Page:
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Lapido: Putin, Russia’s second Prince Vladimir

Wednesday, August 26th, 2015

[ by Charles Cameron — my piece contains some choice quotes from John Schindler to give perspective ]
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Here’s a teaser from my latest post at LapidoMedia:

St Vlad

There’s a small Russian Orthodox sect that, as Time magazine reported in 2011, considers Russian President Vladimir Putin a Saint.

It’s an all-female sect, it’s called The Chapel of Russia’s Resurrection, and its members venerate Putin as a sort of second coming of the Apostle Paul.

The group’s founder, Mother Fotina, explains:

‘According to the Bible, Paul the Apostle was a military commander at first and an evil persecutor of Christians before he started spreading the Christian gospel. In his days in the KGB, Putin also did some rather unrighteous things. But once he became president, he was imbued with the Holy Spirit, and just like the apostle, he started wisely leading his flock. It is hard for him now but he is fulfilling his heroic deed as an apostle.’

The focus, then, is not so much on Vladimir Putin as on Russian nationalism. And while the sect itself is small and obscure, the concept of Putin symbolizing Russian nationalism of a specifically spiritual sort is a potent one in Putin’s own projected image

But perhaps you should read the whole thing

Manea Interviews Galeotti on Hybrid War at SWJ

Sunday, August 23rd, 2015

[by Mark Safranski, a.k.a “zen“]

Dr. Mark Galeotti

Octavian Manea has another excellent installment of his interviews with warriors and scholars of war over at Small Wars Journal. In this case, Russian security and transnational crime expert, Professor Mark Galeotti of NYU and In Moscow’s Shadows blog.

Hybrid War as a War on Governance

 As Clausewitz emphasized, we first need to understand exactly the nature of the war/threat that we are confronted with. What are the core features of this Russian approach on hybrid warfare?

I like to use the term non-linear warfare, in part because it means nearly nothing, and doesn’t come with the intellectual baggage of a term like hybrid warfare which, after all, it is a term that was designed to discuss how insurgents fight modern armies. We don’t have yet a proper vocabulary. The key thing is to realize the extent to which we all need to return to the essential – almost Clausewitzian – notion of war. In this context, war is a political instrument. War is one means of making the other side do what you want it to do, such as simply to remain part of your sphere of influence. What this approach is really about, in a way, is about placing kinetic military operations back in the toolbox. For a long time we thought them as entirely separate: diplomacy and politics on the one hand and warfare in the other. In some ways, warfare happens when the other things fail. What this doctrine is saying is no, let’s just appreciate that in fact we are talking about a whole spectrum of capabilities that can range from soft power suasion, to economic pressure, to increasingly tough diplomatic lines to a whole gradation of military operations that can range from sending 10 people into blocking a bridge, to sending a hundred people to help foment a local insurrection, to sending 10.000 people in a full-scale war. These instruments can and should be used together rather than as entirely separate pieces. In a way, the point of non-linear war is to bring war back in to the spectrum of modern statecraft, to appreciate that it is an acceptable instrument in Russian eyes and to make sure that policy-makers and policy executors realize the importance of the political impact. It is not about metrics of casualties inflicted, how many bombing raids you manage to launch, all the things that we often see replacing actual military success as an indicator. It comes back to the political effect and the use of the military as a political instrument.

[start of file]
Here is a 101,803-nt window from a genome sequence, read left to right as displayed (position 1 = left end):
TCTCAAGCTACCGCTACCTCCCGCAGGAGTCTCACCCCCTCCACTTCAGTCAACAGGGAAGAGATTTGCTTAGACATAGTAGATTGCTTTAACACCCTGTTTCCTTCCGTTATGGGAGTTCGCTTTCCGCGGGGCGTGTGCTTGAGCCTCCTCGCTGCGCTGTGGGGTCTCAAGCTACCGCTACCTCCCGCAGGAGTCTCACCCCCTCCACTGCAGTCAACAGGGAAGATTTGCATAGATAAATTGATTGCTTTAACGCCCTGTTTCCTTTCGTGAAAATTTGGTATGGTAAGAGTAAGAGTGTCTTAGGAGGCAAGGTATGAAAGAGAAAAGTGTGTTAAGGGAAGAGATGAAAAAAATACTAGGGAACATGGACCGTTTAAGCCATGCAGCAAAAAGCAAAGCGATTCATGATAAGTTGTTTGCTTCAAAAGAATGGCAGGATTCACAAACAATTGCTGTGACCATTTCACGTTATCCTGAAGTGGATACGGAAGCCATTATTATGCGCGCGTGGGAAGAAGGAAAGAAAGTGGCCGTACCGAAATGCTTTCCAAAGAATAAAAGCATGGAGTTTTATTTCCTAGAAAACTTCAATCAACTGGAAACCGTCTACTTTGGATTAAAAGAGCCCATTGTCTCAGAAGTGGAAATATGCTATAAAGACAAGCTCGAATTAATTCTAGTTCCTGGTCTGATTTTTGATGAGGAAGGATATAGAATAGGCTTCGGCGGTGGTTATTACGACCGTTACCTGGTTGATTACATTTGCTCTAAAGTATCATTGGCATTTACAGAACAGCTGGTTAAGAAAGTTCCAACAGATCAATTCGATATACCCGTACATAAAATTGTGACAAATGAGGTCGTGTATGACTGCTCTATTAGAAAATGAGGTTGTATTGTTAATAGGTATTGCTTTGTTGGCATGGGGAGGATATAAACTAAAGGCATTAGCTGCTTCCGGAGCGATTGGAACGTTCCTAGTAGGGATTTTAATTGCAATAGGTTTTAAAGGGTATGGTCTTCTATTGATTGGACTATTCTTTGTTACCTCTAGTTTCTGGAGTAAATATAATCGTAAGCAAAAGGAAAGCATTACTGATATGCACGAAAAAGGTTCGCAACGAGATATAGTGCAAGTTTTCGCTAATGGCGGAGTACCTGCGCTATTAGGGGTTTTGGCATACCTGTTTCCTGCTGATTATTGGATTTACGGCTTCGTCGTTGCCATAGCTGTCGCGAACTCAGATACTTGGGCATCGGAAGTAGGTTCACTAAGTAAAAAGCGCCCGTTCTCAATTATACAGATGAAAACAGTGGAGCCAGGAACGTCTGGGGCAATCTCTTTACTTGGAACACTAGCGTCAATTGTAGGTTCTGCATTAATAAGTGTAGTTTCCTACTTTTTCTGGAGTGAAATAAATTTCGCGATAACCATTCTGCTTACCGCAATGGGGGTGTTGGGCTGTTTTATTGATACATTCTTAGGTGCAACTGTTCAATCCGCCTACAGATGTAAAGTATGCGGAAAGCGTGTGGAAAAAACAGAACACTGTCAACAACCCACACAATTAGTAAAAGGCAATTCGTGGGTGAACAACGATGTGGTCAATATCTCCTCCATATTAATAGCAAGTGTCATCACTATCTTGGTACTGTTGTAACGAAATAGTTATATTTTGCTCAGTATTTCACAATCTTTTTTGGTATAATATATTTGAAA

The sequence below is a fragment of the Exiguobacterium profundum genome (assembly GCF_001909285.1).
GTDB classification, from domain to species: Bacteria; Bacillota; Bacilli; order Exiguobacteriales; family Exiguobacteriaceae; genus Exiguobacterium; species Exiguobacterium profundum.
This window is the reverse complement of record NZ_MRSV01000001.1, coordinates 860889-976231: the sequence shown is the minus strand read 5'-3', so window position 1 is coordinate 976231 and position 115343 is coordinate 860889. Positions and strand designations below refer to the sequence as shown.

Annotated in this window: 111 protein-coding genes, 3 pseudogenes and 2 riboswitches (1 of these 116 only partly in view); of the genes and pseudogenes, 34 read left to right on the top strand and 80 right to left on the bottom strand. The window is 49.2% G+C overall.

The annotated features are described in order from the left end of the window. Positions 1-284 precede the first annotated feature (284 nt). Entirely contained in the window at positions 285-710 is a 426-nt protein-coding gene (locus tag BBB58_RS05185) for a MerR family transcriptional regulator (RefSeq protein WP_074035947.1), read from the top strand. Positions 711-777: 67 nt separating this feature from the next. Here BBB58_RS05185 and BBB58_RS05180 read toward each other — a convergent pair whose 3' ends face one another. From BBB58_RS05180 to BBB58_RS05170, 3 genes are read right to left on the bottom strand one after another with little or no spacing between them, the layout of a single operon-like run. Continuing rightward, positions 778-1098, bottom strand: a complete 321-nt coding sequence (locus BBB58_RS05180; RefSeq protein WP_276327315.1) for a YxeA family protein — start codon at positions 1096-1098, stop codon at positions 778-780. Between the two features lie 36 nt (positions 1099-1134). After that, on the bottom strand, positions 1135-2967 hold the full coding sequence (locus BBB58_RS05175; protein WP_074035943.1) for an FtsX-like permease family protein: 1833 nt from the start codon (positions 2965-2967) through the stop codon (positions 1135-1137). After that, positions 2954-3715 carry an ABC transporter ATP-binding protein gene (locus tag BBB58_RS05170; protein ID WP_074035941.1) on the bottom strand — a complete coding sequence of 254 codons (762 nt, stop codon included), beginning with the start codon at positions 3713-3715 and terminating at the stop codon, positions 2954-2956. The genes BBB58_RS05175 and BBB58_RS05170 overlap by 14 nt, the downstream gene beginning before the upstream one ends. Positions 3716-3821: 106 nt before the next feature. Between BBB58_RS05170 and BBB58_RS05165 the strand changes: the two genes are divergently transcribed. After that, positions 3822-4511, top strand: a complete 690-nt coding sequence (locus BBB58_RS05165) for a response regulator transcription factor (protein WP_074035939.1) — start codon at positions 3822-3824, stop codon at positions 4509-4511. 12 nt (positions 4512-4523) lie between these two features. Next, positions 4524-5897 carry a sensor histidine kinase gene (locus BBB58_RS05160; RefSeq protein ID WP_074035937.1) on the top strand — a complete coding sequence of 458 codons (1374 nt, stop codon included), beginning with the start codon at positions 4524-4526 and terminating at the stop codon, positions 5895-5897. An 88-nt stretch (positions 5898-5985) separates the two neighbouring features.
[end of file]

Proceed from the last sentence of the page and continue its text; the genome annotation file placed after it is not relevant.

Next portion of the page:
Is NATO’s Eastern Flank vulnerable to non-linear warfare?

Here is the key thing: if we look at what is going on, none of the current uses of the Russian military power should be considered the standard blueprint. If they do anything direct in the Baltic States – and I don’t actually think that they will – it will not be Crimea 2.0 or Donbass 2.0, but something that will be tailored to the situation there, to their perception of the threats and to what they actually want to achieve.

Let’s look at the three current uses of the military force. In Crimea the role of the military was to create a fait accompli. The forces were there to act as symbols of Russian statehood. In Donbass, we have forces being deployed with these manufactured local insurrections to create chaos, not because for one moment the Russians are eager for the post-industrial decaying Donbass, but precisely as a way of putting pressure on Kiev. If we look at the Baltic States, the long-range bombers that Russia is flying there are not intended to actually launch a military attack, but to create a constant political as well logistical stress on NATO. Three very different uses of military forces. The military provides a series of capacities within a highly integrated military, political, economic, social media, intelligence campaign to achieve your ends.